Estudio: más iglesias protestantes cierran que abren en los últimos años

Por Yonat Shimron
Church closures were among the most contested measures in the fight against COVID-19. (Mario Tama/Getty Images)

Un nuevo estudio de Lifeway Research sugiere que más iglesias protestantes cerraron en 2019 que las que abrieron, lo que continúa con una caída congregacional de décadas que solo se espera que se acelere.

los estudio, que analizó datos de iglesias de 34 denominaciones y grupos protestantes, encontró que 4500 iglesias cerraron en 2019, mientras que se iniciaron alrededor de 3000 nuevas congregaciones. Las 34 denominaciones protestantes representan alrededor del 60% de las denominaciones protestantes con sede en los EE. UU.

“Incluso antes de la pandemia, el ritmo de apertura de nuevas congregaciones ni siquiera proporcionaba suficientes reemplazos para aquellas que cerraron sus puertas”, dijo Scott McConnell, director ejecutivo de Lifeway Research.

El estudio también señaló la aceleración de los cierres de iglesias. En 2014, descubrió que hubo 3700 cierres de iglesias, en comparación con 4500 en 2019.

Los académicos advirtieron que es muy difícil obtener información precisa sobre el cierre de iglesias y también que el número de cierres aún es relativamente pequeño.

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Hay entre 320.000 y 350.000 iglesias protestantes en EE. UU., por lo que el cierre de 4.500 iglesias representa una pérdida de 1,4%, dijo Scott Thumma, profesor de sociología y director del Instituto de Investigación Religiosa de Hartford.

Investigación realizada por Lifeway Research

Pero otro estudio, del Centro de Análisis, Investigación y Datos, afiliado a la Iglesia Unida de Cristo, pintó una imagen aún más cruda.

Ese estudio, publicado en abril, estimó que en la década que terminó en 2020, de 3850 a 7700 lugares de culto cerraron por año en los Estados Unidos, o de 75 a 150 congregaciones por semana. También proyectó que esos números se duplicarán o triplicarán a raíz de la pandemia.

La principal razón para el cierre de iglesias es la disminución de la membresía de la iglesia. Una marcha encuesta de Gallup descubrió que menos de la mitad (47%) de los estadounidenses dicen pertenecer a una iglesia, sinagoga o mezquita, frente a más de 70% en 2000.

Agregue a eso el costo creciente de mantener edificios antiguos y pagar mejoras de capital y una reticencia posterior a la pandemia para volver a los servicios en persona. Algunas congregaciones seguirán prosperando, especialmente aquellas que conviertan su espacio sagrado para uso mixto o vendan parte de su terreno para vivienda.

“La plantación de iglesias se está desacelerando y el número de cierres está creciendo”, dijo Ed Stetzer, director ejecutivo del Wheaton College Billy Graham Center. “Sin embargo, la oportunidad aún está ante nosotros”.

Yonat ShimronYonat Shimron es reportero nacional y editor senior de Religion News Service.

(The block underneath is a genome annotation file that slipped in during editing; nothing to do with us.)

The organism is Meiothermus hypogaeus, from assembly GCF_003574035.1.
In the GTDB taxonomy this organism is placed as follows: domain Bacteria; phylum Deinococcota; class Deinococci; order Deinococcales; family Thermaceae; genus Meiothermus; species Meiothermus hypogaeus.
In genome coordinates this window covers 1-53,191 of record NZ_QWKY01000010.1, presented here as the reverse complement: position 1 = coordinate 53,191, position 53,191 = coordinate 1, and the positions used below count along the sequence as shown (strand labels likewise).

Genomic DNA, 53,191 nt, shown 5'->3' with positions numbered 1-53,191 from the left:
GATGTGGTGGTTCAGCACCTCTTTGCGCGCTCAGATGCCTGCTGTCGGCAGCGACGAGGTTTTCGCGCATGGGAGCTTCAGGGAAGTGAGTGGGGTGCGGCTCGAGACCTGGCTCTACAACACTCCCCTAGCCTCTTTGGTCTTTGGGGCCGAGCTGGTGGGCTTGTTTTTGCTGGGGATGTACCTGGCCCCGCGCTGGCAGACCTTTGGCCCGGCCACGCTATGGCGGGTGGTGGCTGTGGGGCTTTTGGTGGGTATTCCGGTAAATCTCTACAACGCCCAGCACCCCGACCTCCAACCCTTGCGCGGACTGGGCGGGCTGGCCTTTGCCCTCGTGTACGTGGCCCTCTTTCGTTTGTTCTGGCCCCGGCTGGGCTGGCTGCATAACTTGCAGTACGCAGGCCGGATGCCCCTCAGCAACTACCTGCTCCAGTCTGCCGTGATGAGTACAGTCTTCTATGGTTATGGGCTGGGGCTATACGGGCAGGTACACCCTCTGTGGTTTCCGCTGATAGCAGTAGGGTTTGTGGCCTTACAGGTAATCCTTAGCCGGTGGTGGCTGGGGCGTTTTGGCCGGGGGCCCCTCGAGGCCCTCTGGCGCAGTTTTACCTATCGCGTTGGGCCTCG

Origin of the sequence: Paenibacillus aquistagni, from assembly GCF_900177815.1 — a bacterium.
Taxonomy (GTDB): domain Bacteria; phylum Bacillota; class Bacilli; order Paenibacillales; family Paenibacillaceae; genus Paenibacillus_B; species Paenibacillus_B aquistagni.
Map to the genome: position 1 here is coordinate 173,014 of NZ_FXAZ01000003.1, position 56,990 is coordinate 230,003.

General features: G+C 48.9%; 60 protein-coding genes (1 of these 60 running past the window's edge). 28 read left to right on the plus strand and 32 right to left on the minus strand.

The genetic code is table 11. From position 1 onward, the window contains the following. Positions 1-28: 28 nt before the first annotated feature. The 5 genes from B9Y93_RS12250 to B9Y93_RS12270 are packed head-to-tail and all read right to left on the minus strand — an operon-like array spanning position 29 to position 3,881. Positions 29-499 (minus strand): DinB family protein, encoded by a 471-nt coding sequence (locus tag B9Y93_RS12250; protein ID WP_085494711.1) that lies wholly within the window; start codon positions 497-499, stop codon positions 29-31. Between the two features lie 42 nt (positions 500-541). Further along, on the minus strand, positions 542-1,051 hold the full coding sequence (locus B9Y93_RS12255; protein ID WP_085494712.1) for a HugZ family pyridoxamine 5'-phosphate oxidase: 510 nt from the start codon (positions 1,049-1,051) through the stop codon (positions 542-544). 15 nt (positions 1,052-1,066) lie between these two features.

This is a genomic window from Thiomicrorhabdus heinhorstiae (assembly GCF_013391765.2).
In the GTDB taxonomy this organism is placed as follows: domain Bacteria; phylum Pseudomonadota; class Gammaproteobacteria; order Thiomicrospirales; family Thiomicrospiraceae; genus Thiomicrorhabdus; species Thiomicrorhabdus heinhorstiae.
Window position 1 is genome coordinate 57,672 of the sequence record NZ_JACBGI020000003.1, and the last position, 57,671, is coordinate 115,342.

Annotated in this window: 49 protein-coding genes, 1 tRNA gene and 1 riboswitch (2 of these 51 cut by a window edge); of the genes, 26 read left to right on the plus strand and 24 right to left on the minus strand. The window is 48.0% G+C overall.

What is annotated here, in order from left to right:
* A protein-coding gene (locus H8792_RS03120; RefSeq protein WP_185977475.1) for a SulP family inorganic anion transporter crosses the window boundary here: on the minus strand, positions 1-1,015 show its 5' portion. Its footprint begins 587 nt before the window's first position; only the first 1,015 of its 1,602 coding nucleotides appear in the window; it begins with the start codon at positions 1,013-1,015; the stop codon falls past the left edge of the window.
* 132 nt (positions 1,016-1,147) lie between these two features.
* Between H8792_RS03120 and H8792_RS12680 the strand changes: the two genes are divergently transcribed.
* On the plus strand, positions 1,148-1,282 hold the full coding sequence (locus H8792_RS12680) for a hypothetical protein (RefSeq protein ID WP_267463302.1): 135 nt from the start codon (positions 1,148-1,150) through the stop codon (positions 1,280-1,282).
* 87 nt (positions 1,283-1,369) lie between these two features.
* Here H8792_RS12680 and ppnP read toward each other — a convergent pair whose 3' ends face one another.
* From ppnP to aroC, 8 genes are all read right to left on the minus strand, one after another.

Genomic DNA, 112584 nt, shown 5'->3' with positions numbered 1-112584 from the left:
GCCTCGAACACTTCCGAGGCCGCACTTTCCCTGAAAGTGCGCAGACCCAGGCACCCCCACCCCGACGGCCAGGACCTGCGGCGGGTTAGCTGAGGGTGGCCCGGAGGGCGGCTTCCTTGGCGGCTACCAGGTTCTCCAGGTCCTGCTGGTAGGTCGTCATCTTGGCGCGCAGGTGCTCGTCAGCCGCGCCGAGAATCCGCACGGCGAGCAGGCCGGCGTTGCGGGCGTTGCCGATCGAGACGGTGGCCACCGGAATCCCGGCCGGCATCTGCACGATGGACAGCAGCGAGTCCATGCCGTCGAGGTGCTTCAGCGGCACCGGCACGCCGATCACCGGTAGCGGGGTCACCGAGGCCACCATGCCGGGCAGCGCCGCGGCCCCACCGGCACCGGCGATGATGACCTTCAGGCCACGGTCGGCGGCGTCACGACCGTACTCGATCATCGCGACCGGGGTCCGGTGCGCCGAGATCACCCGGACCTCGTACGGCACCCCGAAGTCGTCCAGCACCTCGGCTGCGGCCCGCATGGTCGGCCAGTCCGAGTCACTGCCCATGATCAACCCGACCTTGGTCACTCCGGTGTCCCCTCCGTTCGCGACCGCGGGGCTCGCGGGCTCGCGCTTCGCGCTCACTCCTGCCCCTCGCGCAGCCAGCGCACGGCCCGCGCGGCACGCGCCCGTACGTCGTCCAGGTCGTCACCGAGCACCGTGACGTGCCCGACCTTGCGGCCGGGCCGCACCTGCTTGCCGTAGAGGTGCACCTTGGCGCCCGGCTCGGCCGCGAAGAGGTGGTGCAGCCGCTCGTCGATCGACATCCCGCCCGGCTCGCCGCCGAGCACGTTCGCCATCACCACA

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10 pensamientos sobre “Study: More Protestant Churches Closing Than Opening In Recent Years”

  1. Sr. Ralph Jesperson

    The true kingdom of God is always growing and advancing according to our scriptures. This is a sign that what we call “Church” is not at all the same as that Kingdom which cannot be shaken. I do not have membership in any of these bodies, but I am a very devote believer. The institutions do not have the power of God and so I have lost interest. Instead, I am seeing God doing remarkable things that are outside what most people would call church. It is real and lacks the scandals that are the primary instrument where religious institutions are self-destructing. May what is fake continue to fall so that what is real remains…

    1. Bárbara J. Bates

      It’s disturbing that so many who are mature Christians are also leaving the church. As Protestants, I think we have a very poor grasp on the doctrine of the Church as the Body of Christ. It’s in close community that we grow in faith and love among people who are weak like we are. It’s also where we are subject to our spiritual authorities, hear together the proclamation of the gospel and partake of the bread and wine as a united community of believers. I will also go so far to say that there is very little spiritual growth outside of the local body of Christ.

      Yes, there are some churches that will close and perhaps many of those need to close if they are not rightly dividing the word and caring for their flock. But I urge my brothers and sisters to persevere and pray for your local church and the body of Christ worldwide.

      1. Sr. Ralph Jesperson

        Jesus true body is made up of those that are actually following Him and trying the best they can to keep His commandments. That church is not stumbling or falling at all. The false churches are failing. We do need to recognize the difference and not judge by mere outward appearance.

      2. With people like James MacDonald, Rick Donald, Landon MacDonald, Luke MacDonald and Bill Hybels, leading or have led churches, can you blame people for leaving the church. I was an active member and tither in their churches for years, but after seeing their character (or rather lack of) I have given up on organized religion. I havent given up on God, but I have given up on the church.

    2. There’s the:

      CEV Poverty and Justice Bible
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      So, why not a
      God Bless America Bible? I pray God will bring revival to this country. It’s where I live.